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TESOL Blog
Thursday, April 28 2011

Dictation exercises can be useful for low level ESL students by enhancing fluency and accuracy in the four areas of language learning: listening, speaking, reading and writing. However, traditional dictation can also increase boredom and lack of motivation in students, as these exercises are usually more traditional and teacher-centered. As a way to improve fluency and accuracy in the four areas of language learning, and to avoid boredom and increase motivation, this lesson is designed as a series of student-centered exercises. Additionally, the level of the language being used will be of a simple and practical nature, fostering a sense of success as the students master some basic vocabulary. If implemented properly and with varying (and, over time, decreasing) levels of support, students should begin to develop mastery in all four areas of language learning.

Initially, students should be grouped in pairs. Each student will need paper, a writing instrument, and a set of flashcards. 20 cards can be divided between the two students. Each card should be double-sided, with the vocabulary word printed on one side and a picture representing that word on the opposite side. Each set of cards should be related by subject matter, e.g. foods, sports, body parts, etc. Students should take turns reading and writing. The reader must determine the word being used, with support from the instructor, using the picture clue on the back. The reader then reads the word, and the writer records what is read. For scaffolding, the writer can also look to the picture clue on the back of the card to assist with comprehension. As the writer achieves more mastery, this picture clue can be removed. For the sake of practice and consistency, the reader should dictate several cards to the writer. Pairs of students can begin be reading two in a row, then five, then all ten. Students can also trade stacks of cards when the first sets have been mastered. Additionally, the number of cards that each student dictates can be increased, again depending on the level of mastery. After each student has read and written, responses can be checked against the cards, corrections being made as needed.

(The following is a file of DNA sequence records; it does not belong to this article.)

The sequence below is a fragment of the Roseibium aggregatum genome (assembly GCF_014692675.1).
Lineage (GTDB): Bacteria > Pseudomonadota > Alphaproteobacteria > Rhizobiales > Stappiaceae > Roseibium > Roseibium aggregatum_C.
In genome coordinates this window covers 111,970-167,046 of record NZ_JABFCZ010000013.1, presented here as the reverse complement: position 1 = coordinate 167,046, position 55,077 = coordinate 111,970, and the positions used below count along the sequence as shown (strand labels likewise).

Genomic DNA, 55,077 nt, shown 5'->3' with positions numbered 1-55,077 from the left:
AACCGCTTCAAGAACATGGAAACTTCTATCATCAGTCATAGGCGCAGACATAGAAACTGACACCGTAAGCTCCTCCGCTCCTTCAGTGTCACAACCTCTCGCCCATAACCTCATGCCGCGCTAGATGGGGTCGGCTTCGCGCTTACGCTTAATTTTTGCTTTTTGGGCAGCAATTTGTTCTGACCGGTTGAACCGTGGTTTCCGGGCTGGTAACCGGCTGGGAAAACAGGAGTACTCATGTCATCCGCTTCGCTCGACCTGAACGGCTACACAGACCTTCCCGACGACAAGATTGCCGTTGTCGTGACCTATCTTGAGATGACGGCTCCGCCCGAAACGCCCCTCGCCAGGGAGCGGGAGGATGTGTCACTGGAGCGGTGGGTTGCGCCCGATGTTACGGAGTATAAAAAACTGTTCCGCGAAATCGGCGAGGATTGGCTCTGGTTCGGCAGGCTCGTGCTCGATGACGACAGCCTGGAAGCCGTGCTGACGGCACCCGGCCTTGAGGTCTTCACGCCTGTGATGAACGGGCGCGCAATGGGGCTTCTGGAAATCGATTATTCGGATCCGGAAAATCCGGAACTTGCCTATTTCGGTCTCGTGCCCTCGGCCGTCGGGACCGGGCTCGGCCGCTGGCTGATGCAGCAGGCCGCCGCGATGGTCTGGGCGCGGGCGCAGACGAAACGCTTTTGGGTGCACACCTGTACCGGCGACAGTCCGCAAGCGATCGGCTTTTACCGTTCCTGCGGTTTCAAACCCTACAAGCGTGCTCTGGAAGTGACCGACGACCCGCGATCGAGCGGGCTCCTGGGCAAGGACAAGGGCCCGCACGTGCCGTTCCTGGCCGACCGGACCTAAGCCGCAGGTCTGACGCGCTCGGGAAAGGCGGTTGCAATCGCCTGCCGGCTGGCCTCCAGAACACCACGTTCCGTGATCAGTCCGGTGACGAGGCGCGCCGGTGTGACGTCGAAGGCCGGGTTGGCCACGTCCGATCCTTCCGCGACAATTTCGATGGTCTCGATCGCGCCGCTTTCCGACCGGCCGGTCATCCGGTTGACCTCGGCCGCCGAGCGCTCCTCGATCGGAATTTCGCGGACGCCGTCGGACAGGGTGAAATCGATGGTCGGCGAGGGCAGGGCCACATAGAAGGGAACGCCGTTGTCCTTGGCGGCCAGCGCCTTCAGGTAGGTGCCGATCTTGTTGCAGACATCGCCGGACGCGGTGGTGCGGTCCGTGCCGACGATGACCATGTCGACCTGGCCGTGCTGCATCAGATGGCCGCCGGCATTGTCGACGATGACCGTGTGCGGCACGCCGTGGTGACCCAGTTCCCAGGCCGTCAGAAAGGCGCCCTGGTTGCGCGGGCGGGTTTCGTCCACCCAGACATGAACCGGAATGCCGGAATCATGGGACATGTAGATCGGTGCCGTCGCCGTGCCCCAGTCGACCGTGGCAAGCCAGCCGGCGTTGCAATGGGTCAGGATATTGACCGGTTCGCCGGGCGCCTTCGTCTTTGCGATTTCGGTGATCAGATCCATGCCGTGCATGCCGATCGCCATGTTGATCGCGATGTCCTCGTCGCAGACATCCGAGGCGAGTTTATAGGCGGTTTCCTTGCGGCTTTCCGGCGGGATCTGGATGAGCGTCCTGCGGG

As students begin to increase vocabulary, the cards can be made to reflect simple phrases using previously mastered words. For example, "apple" can be adjusted to the simple phrase "I like apples." The complexity of the phrases can also be adjusted. This exercise can begin as a focal point of a language lesson, then be adapted to a warm-up or review exercise over time, depending on the level of mastery achieved by the students.

The student giving the dictation will develop reading and speaking skills, while the student taking the dictation will develop writing and listening skills. The teamwork involved in the exercise will increase student motivation and confidence, while the student-centered nature of the activity will enable the teacher to provide more support during the exercise.

Posted by: Ronald C. AT 12:56 pm   |  Permalink   |  0 Comments  |  Email

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